Mike Ptacek (father) has become such a fixture in the store, that it is doubtful that the kids will be able to persuade him otherwise, but it is their wish for the New Year that Mike and his wife Jan be rewarded for their many years of hard work and dedication by having some well-deserved time to themselves.
The meat and livestock industry thanks them for their many years of service and contribution. And the Prescott community thanks them and their staff of "Mike-minded" people for what they have meant to this community.
It is with deepest respect that we continue to support the Ptacek family tradition for the next 100 years.
"PONY TALES by PONTY": The Ptackeks: "The Family That Makes You Feel Like Family"
(more insightful stories written by Ken Knight)
In a Saturday, Oct. 6, 2012 photo, A crew from Ptacek's IGA carefully turns a giant brat on the grill while attempting to set a world record for the longest brat in Prescott, Wis. Two western Wisconsin communities are disputing who gets bragging rights to the biggest bratwurst after last week's news accounts of Prescott's world-record-setting bratwurst, which was 52 feet, 2 inches long. The Milwaukee Journal Sentinel reports some in Dallas, Wis. heard about it and protested, saying they've grilled big bratwursts the last four years for Oktoberfest and this year's was 135 feet long. But Dallas didn't get the official record because they didn't use a bun and didn't pay the $1,900 fee to the World Record Academy in Florida. (AP Photo/Pioneer Press, Scott Takushi) MINNEAPOLIS STAR TRIBUNE OUT / AP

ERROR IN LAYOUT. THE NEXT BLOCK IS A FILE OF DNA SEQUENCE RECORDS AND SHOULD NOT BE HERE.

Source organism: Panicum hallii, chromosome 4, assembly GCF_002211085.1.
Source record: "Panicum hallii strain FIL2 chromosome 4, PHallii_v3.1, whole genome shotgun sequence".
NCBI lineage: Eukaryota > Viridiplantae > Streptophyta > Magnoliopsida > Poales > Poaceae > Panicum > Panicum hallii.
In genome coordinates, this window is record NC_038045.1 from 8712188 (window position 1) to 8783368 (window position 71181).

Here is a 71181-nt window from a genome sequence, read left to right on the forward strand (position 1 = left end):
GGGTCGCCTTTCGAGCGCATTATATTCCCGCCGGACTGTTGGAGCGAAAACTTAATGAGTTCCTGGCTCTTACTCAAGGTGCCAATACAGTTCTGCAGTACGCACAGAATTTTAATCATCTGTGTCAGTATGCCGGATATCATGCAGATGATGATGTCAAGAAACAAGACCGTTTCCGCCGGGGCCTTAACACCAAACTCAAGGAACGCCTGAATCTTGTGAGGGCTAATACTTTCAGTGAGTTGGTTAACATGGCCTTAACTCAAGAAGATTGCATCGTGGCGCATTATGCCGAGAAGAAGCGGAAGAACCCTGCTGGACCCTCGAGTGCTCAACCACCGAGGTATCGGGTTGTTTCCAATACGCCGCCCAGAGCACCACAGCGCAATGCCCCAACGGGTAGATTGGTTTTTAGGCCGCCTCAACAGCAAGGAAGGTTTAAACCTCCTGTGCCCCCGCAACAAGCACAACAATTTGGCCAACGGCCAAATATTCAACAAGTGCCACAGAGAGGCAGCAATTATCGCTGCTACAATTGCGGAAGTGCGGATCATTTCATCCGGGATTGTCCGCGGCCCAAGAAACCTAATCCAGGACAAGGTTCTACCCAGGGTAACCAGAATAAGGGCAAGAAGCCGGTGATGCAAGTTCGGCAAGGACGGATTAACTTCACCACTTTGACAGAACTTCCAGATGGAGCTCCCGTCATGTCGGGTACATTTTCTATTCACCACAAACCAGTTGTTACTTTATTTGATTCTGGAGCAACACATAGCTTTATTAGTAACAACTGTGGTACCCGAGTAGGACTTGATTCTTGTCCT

Ken E. Knight is the author of the “Knightro Report”, a nationally syndicated livestock-marketing column, which is featured in this publication on a regular basis. Mr. Knight is a graduate of North Dakota State University, with a major BS Degree in Meat and Animal Science and a minor in Communications. In addition to being a professional auctioneer, public speaker and livestock judge, he brings many years of corporate level meat and livestock market management and expertise to the industry for which he now serves as an independent voice of shared knowledge and experience.
"PROFITS GROW WITH KNIGHTRO"
For more in-depth information regarding the topics that have been touched upon in this report, Knightro conducts livestock marketing seminars on a regular basis. To schedule a seminar, auction, judging, or speaking engagement, please contact Ken Knight, Knightro, W11911 County Road FF, River Falls, WI 54022, phone toll free 1-877-KNIGTRO, phone 715-262-8480, fax 715-262-8480, e-mail email@example.com; or contact the Midwest Farm & Livestock Directory at firstname.lastname@example.org.